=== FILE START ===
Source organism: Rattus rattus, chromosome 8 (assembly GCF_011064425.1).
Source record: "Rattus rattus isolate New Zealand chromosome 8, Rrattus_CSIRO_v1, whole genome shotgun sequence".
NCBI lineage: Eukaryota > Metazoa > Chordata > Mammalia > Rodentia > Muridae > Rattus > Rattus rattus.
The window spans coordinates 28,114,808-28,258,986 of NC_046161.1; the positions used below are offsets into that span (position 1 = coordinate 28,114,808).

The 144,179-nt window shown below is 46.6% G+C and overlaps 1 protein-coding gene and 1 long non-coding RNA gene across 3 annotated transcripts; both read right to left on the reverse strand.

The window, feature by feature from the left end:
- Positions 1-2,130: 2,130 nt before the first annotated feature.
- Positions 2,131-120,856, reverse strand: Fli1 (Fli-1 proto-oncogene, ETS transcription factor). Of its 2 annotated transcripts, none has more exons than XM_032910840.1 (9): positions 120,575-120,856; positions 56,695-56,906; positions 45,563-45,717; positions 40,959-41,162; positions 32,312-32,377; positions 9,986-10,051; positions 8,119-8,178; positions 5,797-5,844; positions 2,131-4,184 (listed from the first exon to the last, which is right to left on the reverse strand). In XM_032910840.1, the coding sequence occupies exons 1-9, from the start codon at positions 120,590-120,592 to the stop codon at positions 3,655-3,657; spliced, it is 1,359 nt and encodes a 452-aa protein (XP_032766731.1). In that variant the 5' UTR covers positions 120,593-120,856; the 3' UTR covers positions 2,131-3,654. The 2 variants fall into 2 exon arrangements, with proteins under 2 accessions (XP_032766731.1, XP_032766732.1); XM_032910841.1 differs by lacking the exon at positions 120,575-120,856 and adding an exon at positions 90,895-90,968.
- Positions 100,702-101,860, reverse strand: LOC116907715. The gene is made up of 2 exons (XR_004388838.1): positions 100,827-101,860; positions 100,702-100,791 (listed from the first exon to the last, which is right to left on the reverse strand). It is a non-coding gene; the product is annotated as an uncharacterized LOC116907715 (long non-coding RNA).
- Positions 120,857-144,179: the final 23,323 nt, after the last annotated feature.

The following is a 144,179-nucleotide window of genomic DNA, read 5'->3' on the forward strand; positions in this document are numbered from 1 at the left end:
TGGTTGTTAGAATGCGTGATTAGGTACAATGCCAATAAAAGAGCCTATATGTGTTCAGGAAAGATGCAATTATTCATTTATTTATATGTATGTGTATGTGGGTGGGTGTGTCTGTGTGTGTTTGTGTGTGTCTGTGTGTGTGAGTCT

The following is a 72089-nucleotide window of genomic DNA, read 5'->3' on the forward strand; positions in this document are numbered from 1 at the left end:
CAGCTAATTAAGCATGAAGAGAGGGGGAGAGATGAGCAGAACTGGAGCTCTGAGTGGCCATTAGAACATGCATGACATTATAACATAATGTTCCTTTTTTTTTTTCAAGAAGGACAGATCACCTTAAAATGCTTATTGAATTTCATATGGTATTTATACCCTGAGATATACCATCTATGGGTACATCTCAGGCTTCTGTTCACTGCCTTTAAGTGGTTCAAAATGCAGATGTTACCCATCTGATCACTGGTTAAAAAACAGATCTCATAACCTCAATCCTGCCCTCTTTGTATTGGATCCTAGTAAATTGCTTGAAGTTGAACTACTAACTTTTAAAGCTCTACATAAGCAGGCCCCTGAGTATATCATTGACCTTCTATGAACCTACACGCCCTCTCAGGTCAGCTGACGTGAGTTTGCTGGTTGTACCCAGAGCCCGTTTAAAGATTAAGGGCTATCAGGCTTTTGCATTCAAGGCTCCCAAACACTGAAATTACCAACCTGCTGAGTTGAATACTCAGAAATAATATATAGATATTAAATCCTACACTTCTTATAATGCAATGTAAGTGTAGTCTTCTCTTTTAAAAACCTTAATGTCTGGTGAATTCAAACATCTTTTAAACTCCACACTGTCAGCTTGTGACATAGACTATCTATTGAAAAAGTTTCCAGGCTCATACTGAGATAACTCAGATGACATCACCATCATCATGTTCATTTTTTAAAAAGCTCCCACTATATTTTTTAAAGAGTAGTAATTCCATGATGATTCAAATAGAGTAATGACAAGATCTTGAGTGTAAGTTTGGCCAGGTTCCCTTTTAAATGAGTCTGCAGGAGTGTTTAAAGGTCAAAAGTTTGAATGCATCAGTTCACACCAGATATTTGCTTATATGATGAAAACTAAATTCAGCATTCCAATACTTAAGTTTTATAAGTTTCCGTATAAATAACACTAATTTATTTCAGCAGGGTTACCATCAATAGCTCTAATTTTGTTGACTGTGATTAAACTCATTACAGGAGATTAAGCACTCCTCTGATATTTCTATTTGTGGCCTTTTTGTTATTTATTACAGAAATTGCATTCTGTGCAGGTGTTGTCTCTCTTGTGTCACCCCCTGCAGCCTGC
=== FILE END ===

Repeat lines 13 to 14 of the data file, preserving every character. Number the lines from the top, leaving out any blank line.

The following is a 72089-nucleotide window of genomic DNA, read 5'->3' on the forward strand; positions in this document are numbered from 1 at the left end:
CAGCTAATTAAGCATGAAGAGAGGGGGAGAGATGAGCAGAACTGGAGCTCTGAGTGGCCATTAGAACATGCATGACATTATAACATAATGTTCCTTTTTTTTTTTCAAGAAGGACAGATCACCTTAAAATGCTTATTGAATTTCATATGGTATTTATACCCTGAGATATACCATCTATGGGTACATCTCAGGCTTCTGTTCACTGCCTTTAAGTGGTTCAAAATGCAGATGTTACCCATCTGATCACTGGTTAAAAAACAGATCTCATAACCTCAATCCTGCCCTCTTTGTATTGGATCCTAGTAAATTGCTTGAAGTTGAACTACTAACTTTTAAAGCTCTACATAAGCAGGCCCCTGAGTATATCATTGACCTTCTATGAACCTACACGCCCTCTCAGGTCAGCTGACGTGAGTTTGCTGGTTGTACCCAGAGCCCGTTTAAAGATTAAGGGCTATCAGGCTTTTGCATTCAAGGCTCCCAAACACTGAAATTACCAACCTGCTGAGTTGAATACTCAGAAATAATATATAGATATTAAATCCTACACTTCTTATAATGCAATGTAAGTGTAGTCTTCTCTTTTAAAAACCTTAATGTCTGGTGAATTCAAACATCTTTTAAACTCCACACTGTCAGCTTGTGACATAGACTATCTATTGAAAAAGTTTCCAGGCTCATACTGAGATAACTCAGATGACATCACCATCATCATGTTCATTTTTTAAAAAGCTCCCACTATATTTTTTAAAGAGTAGTAATTCCATGATGATTCAAATAGAGTAATGACAAGATCTTGAGTGTAAGTTTGGCCAGGTTCCCTTTTAAATGAGTCTGCAGGAGTGTTTAAAGGTCAAAAGTTTGAATGCATCAGTTCACACCAGATATTTGCTTATATGATGAAAACTAAATTCAGCATTCCAATACTTAAGTTTTATAAGTTTCCGTATAAATAACACTAATTTATTTCAGCAGGGTTACCATCAATAGCTCTAATTTTGTTGACTGTGATTAAACTCATTACAGGAGATTAAGCACTCCTCTGATATTTCTATTTGTGGCCTTTTTGTTATTTATTACAGAAATTGCATTCTGTGCAGGTGTTGTCTCTCTTGTGTCACCCCCTGCAGCCTGC